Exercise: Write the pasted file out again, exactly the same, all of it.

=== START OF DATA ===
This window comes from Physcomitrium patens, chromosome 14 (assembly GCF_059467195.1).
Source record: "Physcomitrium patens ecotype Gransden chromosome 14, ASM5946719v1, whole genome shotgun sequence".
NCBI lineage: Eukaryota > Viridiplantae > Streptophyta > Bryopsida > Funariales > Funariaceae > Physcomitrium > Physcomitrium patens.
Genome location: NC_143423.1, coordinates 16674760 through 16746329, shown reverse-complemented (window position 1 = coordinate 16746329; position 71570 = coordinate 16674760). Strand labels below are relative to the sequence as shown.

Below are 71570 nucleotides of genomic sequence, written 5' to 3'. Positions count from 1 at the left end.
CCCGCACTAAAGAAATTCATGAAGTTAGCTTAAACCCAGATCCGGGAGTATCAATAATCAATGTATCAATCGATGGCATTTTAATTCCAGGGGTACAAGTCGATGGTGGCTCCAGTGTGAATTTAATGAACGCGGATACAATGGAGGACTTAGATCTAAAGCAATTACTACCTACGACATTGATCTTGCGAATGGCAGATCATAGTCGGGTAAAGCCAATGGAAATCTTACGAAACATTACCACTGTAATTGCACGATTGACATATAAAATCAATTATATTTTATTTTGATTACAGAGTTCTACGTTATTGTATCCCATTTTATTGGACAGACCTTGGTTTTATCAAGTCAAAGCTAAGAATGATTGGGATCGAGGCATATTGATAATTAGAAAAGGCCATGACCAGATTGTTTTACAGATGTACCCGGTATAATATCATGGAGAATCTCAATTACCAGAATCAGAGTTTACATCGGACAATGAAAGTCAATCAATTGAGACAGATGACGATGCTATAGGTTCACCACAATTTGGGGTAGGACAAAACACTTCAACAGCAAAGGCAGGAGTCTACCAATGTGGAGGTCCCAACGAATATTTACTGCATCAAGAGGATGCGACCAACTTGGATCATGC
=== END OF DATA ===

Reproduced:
This window comes from Physcomitrium patens, chromosome 14 (assembly GCF_059467195.1).
Source record: "Physcomitrium patens ecotype Gransden chromosome 14, ASM5946719v1, whole genome shotgun sequence".
NCBI lineage: Eukaryota > Viridiplantae > Streptophyta > Bryopsida > Funariales > Funariaceae > Physcomitrium > Physcomitrium patens.
Genome location: NC_143423.1, coordinates 16674760 through 16746329, shown reverse-complemented (window position 1 = coordinate 16746329; position 71570 = coordinate 16674760). Strand labels below are relative to the sequence as shown.

Below are 71570 nucleotides of genomic sequence, written 5' to 3'. Positions count from 1 at the left end.
CCCGCACTAAAGAAATTCATGAAGTTAGCTTAAACCCAGATCCGGGAGTATCAATAATCAATGTATCAATCGATGGCATTTTAATTCCAGGGGTACAAGTCGATGGTGGCTCCAGTGTGAATTTAATGAACGCGGATACAATGGAGGACTTAGATCTAAAGCAATTACTACCTACGACATTGATCTTGCGAATGGCAGATCATAGTCGGGTAAAGCCAATGGAAATCTTACGAAACATTACCACTGTAATTGCACGATTGACATATAAAATCAATTATATTTTATTTTGATTACAGAGTTCTACGTTATTGTATCCCATTTTATTGGACAGACCTTGGTTTTATCAAGTCAAAGCTAAGAATGATTGGGATCGAGGCATATTGATAATTAGAAAAGGCCATGACCAGATTGTTTTACAGATGTACCCGGTATAATATCATGGAGAATCTCAATTACCAGAATCAGAGTTTACATCGGACAATGAAAGTCAATCAATTGAGACAGATGACGATGCTATAGGTTCACCACAATTTGGGGTAGGACAAAACACTTCAACAGCAAAGGCAGGAGTCTACCAATGTGGAGGTCCCAACGAATATTTACTGCATCAAGAGGATGCGACCAACTTGGATCATGC